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Ask Dr. Gott 8/20
Acid reflux responds to several treatments
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    DEAR DR. GOTT: My doctor is treating me with Prevacid for acid reflux, but I feel no heartburn at all. I just cough up phlegm. Do you have a better idea?
    DEAR READER: There are numerous ways of dealing with this condition. You can place blocks under the legs at the head of your bed; modify your diet to avoid spicy foods that trigger an attack; or take an over-the-counter medication, such as Prilosec or TUMS.
    As a first step, the blocks, coupled with the Prevacid you are taking, might reduce or eliminate the phlegm. If you remain dissatisfied, speak with your pharmacist for a suggestion. If that fails, return to your physician for a change to another prescription medication that might eliminate the cough. Also, you might consider a consultation with a gastroenterologist.
    To give you related information, I am sending you a copy of my Health Report "Hiatal Hernia, Acid Reflux and Indigestion.

    DEAR DR. GOTT: My daughter has been using Excedrin Migraine for about 20 years now, and I fear it is damaging her kidneys.
    She is a very active 44-year-old who lives and works in an office as an attorney. She takes the Excedrin whenever she has her menstrual cycle, which cures her of the accompanying headaches. Is there an alternative solution?
    DEAR READER: Acetaminophen and salicylates combine to relieve pain and reduce fever. Several reports have indicated the duo may cause kidney damage or cancer of the kidneys or bladder. The side effects can occur if large doses are taken over a very long time. Taken according to recommended dosing and for short periods, these unwanted side effects are unlikely.
    If your daughter takes Excedrin Migraine once a month during her menstrual cycle, she may not be overdoing it at all. However, if she has headaches on a regular basis and pops a pill or two regularly, that is another story.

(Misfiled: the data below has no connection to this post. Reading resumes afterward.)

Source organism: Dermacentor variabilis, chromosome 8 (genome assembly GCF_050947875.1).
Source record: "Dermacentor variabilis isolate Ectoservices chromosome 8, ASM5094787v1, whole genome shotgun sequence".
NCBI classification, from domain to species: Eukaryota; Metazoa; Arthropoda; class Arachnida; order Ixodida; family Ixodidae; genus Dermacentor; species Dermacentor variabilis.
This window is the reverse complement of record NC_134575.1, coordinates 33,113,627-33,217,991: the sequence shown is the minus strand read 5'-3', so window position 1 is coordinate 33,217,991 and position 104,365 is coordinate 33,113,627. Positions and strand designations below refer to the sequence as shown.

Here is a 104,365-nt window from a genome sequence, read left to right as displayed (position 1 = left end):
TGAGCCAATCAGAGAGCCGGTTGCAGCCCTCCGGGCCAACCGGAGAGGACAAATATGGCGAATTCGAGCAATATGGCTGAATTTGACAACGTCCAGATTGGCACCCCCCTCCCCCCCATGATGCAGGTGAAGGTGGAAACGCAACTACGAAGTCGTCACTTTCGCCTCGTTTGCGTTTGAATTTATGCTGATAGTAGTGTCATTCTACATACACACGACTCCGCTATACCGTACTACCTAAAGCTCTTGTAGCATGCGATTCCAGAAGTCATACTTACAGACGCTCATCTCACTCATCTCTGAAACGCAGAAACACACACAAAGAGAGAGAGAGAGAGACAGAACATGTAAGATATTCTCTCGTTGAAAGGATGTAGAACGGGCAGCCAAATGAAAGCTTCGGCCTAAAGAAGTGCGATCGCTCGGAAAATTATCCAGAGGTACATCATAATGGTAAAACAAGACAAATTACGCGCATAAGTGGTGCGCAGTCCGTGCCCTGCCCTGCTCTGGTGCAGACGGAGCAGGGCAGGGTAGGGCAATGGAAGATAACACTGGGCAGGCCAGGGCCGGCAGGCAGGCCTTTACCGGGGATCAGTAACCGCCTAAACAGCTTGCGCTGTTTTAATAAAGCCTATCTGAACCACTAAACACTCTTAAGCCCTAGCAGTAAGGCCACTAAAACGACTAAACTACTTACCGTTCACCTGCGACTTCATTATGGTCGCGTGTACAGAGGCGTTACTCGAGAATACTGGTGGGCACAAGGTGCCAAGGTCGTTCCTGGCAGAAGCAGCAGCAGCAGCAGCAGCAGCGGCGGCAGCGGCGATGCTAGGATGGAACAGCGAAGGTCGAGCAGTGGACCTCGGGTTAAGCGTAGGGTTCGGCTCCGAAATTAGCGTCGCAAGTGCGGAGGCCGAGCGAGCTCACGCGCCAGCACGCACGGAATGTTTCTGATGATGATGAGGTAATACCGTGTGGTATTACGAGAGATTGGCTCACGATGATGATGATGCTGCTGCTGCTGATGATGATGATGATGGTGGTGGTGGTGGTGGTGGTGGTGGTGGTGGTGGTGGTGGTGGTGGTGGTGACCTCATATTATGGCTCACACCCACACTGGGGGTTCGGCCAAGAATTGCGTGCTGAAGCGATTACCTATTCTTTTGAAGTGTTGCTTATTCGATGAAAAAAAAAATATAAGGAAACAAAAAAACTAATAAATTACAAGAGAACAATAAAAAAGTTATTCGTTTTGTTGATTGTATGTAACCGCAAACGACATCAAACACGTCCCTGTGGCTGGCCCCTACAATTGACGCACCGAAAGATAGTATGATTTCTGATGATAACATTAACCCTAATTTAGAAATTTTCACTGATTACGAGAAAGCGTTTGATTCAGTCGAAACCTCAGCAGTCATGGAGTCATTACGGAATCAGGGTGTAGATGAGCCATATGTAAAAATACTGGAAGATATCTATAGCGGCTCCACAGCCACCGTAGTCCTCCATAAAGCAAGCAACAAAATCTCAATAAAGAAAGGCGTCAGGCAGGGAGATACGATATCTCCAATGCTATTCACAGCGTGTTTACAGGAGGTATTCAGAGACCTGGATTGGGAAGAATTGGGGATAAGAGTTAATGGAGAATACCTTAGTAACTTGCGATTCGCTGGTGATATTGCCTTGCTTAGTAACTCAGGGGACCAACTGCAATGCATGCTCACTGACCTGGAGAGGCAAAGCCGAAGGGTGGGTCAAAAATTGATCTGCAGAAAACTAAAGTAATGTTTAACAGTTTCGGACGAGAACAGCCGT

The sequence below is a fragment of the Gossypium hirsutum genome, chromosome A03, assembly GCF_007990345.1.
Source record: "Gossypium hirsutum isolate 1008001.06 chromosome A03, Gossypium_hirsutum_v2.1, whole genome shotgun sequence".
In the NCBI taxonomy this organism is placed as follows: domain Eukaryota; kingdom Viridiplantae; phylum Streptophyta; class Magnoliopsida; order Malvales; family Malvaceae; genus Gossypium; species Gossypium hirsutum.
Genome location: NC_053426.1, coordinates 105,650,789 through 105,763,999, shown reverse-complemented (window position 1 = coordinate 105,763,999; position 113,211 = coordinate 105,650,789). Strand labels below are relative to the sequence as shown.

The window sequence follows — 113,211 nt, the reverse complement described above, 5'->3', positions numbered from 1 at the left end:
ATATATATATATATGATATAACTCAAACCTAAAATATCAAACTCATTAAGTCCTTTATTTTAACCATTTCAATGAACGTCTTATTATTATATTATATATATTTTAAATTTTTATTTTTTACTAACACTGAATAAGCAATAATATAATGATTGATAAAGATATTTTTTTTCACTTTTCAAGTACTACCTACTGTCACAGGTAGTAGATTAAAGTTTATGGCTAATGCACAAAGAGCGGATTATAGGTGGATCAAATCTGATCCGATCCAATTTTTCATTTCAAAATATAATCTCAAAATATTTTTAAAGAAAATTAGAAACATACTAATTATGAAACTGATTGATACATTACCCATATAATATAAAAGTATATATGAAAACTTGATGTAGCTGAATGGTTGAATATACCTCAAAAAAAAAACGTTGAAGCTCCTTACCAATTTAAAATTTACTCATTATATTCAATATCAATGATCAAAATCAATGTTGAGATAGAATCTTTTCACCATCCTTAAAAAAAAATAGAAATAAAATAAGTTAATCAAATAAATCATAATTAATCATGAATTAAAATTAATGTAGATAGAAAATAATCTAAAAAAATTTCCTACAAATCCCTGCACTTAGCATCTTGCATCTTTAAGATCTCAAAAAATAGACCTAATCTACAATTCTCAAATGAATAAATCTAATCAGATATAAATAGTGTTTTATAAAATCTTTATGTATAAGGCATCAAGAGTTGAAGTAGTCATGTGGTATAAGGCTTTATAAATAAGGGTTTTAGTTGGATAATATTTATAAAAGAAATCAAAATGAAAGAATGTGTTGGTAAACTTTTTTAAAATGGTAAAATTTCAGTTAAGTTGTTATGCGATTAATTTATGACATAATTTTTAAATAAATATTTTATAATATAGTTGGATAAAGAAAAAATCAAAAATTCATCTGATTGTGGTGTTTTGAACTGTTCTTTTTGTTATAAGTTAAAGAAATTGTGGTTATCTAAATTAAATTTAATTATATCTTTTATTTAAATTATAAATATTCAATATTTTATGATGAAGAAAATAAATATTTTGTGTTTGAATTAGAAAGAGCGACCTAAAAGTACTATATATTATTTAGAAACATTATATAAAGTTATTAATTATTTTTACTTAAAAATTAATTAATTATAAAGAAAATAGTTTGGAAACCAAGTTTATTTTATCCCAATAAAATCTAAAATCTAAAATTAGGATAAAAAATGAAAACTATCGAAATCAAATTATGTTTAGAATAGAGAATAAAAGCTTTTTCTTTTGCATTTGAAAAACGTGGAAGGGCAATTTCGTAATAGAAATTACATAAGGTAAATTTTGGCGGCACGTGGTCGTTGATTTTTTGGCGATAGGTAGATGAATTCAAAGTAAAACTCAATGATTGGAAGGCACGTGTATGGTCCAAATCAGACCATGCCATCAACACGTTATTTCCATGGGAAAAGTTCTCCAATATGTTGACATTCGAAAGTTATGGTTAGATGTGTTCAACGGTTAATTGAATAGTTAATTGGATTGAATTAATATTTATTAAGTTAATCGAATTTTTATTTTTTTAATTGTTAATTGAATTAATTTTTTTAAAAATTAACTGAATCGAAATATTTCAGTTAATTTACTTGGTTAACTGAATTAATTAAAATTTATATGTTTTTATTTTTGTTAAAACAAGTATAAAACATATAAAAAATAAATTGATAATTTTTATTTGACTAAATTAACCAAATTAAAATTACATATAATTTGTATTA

Migraines appear, in part, to be caused by changes in serotonin levels in the brain and intestines. When levels are high, blood vessels shrink. When levels fall, blood vessels swell, causing pain and other problems. Reasons for variations in serotonin include estrogen and blood-sugar levels and certain foods. MSG, soy sauce, aspartame, excessive caffeine and beverages that contain alcohol are common migraine triggers for some people.
    Your daughter might consider keeping a journal to determine what precedes each migraine. Stress, food and family history will come into play here. Other than her regular cycle, she might be able to avoid situations that trigger attacks. Once the culprit is identified, she might be able to avoid it and have fewer headaches.
    Pure lavender oil and clove oil have been found effective. Place a drop or two of either oil on the ends of a wet washcloth. Place the cloth in the microwave for 15 to 20 seconds. Remove and wrap the cloth around your neck. Aromatherapy will lessen the tension, easing a headache.
    Migrelief is an over-the-counter drug available in most pharmacies. The riboflavin in the product will change the color of your urine to fluorescent yellow, but this causes no physical harm.
    Alternative options are available. Try suggesting them to your daughter.
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